Birth Injury:

Uterine Rupture

A uterine rupture is a tear in the uterine wall, most commonly at the site of a previous cesarean section incision. In a complete uterine rupture, the rip extends through all layers of the uterine wall, resulting in dangerous complications for the mother and child.

The first indication of uterine rupture is an abnormality in the fetus’ heartbeat. Pregnant mothers who attempt a vaginal birth after a c-section run a higher risk of uterine rupture, and therefore need continuous fetal monitoring. In addition to an abnormal heartbeat in the fetus, the doctor, nurse and midwife should also be aware of any abdominal pain, vaginal bleeding or rapid pulse in the mother.

Nearly every uterine rupture occurs at the site of a c-section scar. While a uterine rupture can occur during pregnancy, it most often happens during labor as result of contractions. Mothers who previously had a “classical” c-section, where the cut extends vertically to the upper region of the uterus, have a higher chance of uterine rupture. These mothers should be scheduled for a c-section before labor begins. Women who underwent other forms of uterine surgery, such as a procedure to extract fibroids or reshape a malformed uterus, should also be prepared for a c-section.

Risk Factors for Uterine Ruptures

While rare, uterine ruptures can also occur in mothers who are predisposed to certain risk factors, including:

  • Having five or more children
  • Having a placenta that’s implanted too far into the uterine wall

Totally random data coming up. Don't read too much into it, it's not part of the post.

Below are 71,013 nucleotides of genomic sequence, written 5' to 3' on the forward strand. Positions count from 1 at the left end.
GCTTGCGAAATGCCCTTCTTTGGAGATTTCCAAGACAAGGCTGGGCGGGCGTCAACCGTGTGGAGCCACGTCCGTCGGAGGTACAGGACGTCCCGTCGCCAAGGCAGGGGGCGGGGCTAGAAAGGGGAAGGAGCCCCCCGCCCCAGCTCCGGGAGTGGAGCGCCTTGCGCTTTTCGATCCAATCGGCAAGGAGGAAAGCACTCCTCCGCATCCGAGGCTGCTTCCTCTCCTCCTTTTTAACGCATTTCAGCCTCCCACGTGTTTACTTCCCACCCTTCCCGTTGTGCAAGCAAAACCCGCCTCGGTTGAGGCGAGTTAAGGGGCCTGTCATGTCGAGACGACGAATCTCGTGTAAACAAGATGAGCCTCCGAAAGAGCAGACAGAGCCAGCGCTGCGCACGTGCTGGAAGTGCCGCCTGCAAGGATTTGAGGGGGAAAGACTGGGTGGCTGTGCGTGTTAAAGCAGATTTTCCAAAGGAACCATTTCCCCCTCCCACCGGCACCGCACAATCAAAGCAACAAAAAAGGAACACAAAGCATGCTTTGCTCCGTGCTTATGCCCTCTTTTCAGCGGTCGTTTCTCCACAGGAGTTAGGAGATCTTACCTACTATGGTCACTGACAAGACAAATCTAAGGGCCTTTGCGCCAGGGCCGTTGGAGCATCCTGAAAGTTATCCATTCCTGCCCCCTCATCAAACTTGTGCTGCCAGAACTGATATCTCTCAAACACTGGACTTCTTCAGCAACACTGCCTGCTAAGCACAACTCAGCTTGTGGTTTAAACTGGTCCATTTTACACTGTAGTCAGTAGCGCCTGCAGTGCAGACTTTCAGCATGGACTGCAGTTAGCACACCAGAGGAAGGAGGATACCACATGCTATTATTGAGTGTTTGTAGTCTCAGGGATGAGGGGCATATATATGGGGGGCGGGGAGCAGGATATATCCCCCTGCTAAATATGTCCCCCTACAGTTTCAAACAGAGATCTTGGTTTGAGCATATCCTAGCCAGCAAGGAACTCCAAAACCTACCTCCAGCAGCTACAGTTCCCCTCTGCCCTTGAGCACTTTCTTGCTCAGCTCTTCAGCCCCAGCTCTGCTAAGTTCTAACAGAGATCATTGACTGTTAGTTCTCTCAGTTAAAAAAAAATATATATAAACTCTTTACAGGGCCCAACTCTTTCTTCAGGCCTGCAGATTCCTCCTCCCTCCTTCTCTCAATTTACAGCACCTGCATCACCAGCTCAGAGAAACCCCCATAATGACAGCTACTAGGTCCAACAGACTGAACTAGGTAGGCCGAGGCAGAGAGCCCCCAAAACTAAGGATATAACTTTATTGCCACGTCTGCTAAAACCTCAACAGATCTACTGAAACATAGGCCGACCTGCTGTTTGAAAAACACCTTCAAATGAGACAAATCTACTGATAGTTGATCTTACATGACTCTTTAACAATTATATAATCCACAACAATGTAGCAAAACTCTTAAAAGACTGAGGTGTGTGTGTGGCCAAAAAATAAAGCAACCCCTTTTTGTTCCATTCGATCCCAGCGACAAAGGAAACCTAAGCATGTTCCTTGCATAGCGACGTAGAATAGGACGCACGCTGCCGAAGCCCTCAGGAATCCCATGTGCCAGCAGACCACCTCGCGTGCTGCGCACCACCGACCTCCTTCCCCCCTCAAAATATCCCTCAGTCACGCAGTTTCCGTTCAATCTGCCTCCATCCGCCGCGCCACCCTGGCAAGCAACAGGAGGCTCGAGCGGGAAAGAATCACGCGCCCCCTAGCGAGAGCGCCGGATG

• Experiencing frequent and forceful contractions
  • Having an overdistended uterus
  • Undergoing a prolonged labor with an infant that is too big for the mother’s pelvis

Birth Injury Lawsuits: Uterine Ruptures

Our birth injury lawyers will determine whether your uterine rupture was caused by medical negligence. Our birth injury attorneys have handled many cases where the medical team ignored abnormalities on fetal monitors, failed to response to signs of uterine rupture and misinterpreted tracings where uterine ruptures were likely. When an infant’s heart abnormality is ignored in a vaginal birth after cesarean (VBAC) mother, serious complications often follow. In many cases of uterine rupture, fetal death or brain damage occurs.

With the help of a knowledgeable medical team, our birth injury lawyers can determine whether your uterine rupture could have been prevented. For instance, we understand that:

  • Uterine ruptures rarely happen in first-time mothers with no risk factors
  • When a mother is at risk for a uterine rupture, appropriate steps must be taken to prevent this birth injury
  • Labor complications noted in VBAC mothers need immediate assessment and appropriate action to protect the mother and child

If you experienced a uterine rupture during pregnancy, fill out our case review form on the right. Even if you are unsure whether medical malpractice was involved, we can assess your birth injury case for free. Contact our birth injury lawyers today to take the first step towards possible compensation.